They pay some of the best rates of all the platforms and are a repository of helpful information for both new and experienced freelance writers.
One word of caution and that is you must really make your CV as complete as possible. Also, writers with specific niches may not find many jobs, and it doesn’t work like other platforms and job boards.
You’ll get notified of a possible writing assignment, and then you have the chance to apply for them. They must have some type of algorithm that pulls out good possible writers for the different industries and then they can choose from the pool of people that apply.
I didn’t receive a single possibility for the first year I was on the platform and kind of ruled it out.
However, a couple of my most lucrative projects eventually came from ClearVoice, so don’t throw in the towel too early. You can make a great income from ClearVoice’s freelance writing jobs for beginners.
The platform also finds new content that you’ve written and sends you an email so you can add it to your CV. So, every time I publish a blog post they find it usually within a day or two.
Contena is another popular place to find freelance writing jobs for beginners. It’s a paid membership site, but that also means you can find some excellent writing clients and projects.
Some writers said that they landed a client the first month that paid for the whole membership, so it might be an incentive for you to work hard to cover that cost.
Contena provides up to date job listings so that you don’t have to search through endless out of date job listings, so it saves time as well. You also get access to coaches and other resources to help you throughout your freelance writing journey.
5. Blogging Pro
Blogging Pro is specifically for blog writing jobs as well as freelance writing jobs. Some extremely well-known brands use Blogging Pro to find freelance writers such as the well-known medical site Healthline. It’s definitely worth checking out.
6. The Penny Hoarder
The Penny Hoarder is not so much a job board but one of those hidden gems. They don’t have a wide variety of freelance writing jobs for beginners. But,if you can write about numbers and strategies as well as provide advice, this may be one of the places you want to pitch.
They want smart money guides, unique job ideas, success stories, and eating, traveling, and living on a budget.
7. Media Bistro
Media Bistro is a favorite for many freelance writers. It has remote job postings as well as freelance writing jobs that are location-specific. Some major media brands find writers through Media Bistro, such as NBC and HBO.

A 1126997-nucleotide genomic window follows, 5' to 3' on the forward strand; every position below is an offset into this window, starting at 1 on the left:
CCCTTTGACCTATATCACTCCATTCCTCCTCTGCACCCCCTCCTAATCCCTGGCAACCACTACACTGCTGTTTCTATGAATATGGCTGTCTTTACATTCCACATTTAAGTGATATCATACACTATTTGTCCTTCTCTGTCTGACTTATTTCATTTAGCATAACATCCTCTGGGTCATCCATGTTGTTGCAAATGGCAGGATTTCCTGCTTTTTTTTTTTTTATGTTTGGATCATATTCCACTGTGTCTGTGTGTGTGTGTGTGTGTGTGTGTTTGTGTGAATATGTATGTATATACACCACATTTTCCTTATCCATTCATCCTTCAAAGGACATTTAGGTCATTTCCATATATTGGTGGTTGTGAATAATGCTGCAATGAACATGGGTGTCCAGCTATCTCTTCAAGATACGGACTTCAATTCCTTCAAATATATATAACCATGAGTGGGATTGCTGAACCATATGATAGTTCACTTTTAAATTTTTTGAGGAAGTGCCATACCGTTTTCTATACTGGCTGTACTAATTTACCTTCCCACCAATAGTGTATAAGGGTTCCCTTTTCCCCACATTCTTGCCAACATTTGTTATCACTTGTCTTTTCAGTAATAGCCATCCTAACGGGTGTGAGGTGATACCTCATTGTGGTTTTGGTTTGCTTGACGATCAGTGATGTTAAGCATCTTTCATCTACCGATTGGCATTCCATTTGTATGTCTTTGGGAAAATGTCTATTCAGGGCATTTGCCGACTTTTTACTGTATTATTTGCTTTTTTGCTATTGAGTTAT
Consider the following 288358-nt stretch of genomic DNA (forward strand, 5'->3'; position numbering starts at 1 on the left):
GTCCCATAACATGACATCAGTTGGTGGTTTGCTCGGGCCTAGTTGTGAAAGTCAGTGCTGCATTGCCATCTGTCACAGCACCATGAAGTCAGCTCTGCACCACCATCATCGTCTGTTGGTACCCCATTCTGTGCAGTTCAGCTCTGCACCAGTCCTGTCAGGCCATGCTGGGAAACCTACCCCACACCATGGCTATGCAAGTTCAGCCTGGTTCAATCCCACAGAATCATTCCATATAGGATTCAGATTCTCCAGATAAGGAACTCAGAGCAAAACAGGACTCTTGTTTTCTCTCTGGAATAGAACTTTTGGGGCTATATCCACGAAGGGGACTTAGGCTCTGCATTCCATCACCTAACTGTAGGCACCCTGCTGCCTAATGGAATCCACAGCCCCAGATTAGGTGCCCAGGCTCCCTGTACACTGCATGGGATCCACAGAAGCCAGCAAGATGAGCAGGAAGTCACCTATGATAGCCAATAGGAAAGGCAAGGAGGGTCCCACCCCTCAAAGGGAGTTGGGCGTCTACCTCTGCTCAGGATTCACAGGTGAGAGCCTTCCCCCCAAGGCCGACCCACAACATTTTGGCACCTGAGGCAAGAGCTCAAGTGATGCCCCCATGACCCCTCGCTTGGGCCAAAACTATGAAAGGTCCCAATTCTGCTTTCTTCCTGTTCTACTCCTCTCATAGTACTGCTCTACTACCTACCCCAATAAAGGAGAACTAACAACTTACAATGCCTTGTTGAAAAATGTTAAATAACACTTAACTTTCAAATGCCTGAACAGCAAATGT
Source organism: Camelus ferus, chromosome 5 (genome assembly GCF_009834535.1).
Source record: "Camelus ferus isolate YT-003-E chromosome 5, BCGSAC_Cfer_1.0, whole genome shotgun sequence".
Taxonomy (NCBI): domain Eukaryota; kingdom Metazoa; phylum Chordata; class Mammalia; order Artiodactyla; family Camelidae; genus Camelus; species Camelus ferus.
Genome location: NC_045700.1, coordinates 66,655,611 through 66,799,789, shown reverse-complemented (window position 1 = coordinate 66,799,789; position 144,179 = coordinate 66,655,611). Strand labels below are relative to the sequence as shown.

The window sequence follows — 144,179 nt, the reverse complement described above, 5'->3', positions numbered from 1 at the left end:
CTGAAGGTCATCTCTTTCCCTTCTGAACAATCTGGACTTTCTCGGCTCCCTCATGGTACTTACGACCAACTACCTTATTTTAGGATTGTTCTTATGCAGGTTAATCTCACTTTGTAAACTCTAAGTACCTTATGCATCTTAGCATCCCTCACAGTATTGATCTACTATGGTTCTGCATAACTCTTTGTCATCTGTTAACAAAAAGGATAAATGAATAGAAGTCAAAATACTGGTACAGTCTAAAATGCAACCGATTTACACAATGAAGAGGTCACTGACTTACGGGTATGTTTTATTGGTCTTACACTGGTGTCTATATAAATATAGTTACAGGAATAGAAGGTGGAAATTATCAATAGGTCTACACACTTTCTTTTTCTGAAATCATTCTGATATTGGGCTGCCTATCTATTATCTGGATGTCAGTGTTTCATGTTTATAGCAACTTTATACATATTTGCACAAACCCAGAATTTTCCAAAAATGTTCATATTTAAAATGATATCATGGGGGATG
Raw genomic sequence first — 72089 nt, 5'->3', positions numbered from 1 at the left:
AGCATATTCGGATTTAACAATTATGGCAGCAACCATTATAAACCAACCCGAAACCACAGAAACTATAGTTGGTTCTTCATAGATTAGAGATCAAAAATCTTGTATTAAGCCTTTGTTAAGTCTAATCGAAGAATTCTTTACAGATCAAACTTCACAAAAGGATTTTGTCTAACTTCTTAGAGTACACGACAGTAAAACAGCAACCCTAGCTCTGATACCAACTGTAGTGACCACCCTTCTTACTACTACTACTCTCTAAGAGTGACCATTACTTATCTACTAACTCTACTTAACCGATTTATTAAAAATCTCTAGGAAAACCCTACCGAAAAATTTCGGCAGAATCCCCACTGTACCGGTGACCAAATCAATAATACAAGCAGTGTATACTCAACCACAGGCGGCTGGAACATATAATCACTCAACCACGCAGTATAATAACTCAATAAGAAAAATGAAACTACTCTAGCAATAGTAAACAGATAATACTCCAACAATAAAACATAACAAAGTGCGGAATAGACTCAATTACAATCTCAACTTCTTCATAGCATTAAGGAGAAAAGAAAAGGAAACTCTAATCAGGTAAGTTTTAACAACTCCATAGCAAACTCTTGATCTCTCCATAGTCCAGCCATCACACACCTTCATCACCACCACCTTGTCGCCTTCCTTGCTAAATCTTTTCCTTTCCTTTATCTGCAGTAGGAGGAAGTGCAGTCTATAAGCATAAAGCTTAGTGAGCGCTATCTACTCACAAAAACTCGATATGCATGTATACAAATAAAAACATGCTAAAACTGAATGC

There are other job positions listed on the website, like photographers and other jobs with media companies.
Upwork is one of those dreaded content mills I mentioned earlier. I found my very first freelance writing client from Upwork. Now I shudder when I think about it. Plus, this particular client tried to tell me that no one could compare with their rates.
They were right; almost everyone pays MORE. Their pay sucked, to say the least.
But to be fair, some people preach about making vast amounts of money on Upwork, and some have made even more money selling programs that teach you those secrets.
Just know that you pay Upwork about 20 percent of anything you make on their platform. It tends to be popular because beginners can find a lot more freelance writing jobs.
9. All Freelance Writing Job Board
The All Freelance Writing Job Board is a great place to find recent job postings for the past 30 days. You can also subscribe to the freelance writing jobs feed on an app like Feedly to see the newest job postings.
This job board publishes ads from their own clients who need writers as well as third-party ads. This job board is another great resource to find freelance writing jobs for beginners.
10. Writers Weekly
Angela Hoy, the publisher of WritersWeekly.com is the author of 19 books. She has a variety of articles and resources that are helpful and interesting to read, as well as recent job postings. You can even browse publications that take submissions.
Writers Weekly also supplies information on pay, the editors to contact, and topics they accept. This website also purchases articles from writers, but before you pitch to them, make sure to read the guidelines.
11. Be a Freelance Blogger (BAFB)
The BAFB $50+ Job Board is another job board that posts jobs writing blog articles, content for web pages, and more. It’s not one that you hear much about.
The rules are posted on the job board page, and there is a Facebook group associated with it.
As someone who started out making under $.05 per word, the fact that all these jobs are at least $.10 a word is great! I wish I’d known about them when I started my freelance writing career.
They have a wide variety of topics such as cannabis, vegan food, pets, fashion, tech, social media, virtual reality, and more. You’ll find some great topics to choose from.
Now Freelancer is a global writing platform that is considered a content mill. I said I was including them in case you wanted to try them. I’m also mentioning them to warn you.
As a new freelance writer, you may run across these writing job websites on your own, and I want you to know they may not be the best places to work.
Now that I’ve gotten off my soapbox, Freelancer has all kinds of freelancing jobs. You can search by skill, language, featured jobs, and latest jobs. They also offer 24/7 support and let you add a portfolio to the platform so clients can browse it and read your profile.
LinkedIn is a great place to find jobs, and it’s one of my favorites. It’s one of the best places to find jobs and connect with professionals. It’s where all my clients come from LinkedIn Jobs lets you search for writing projects by location or job.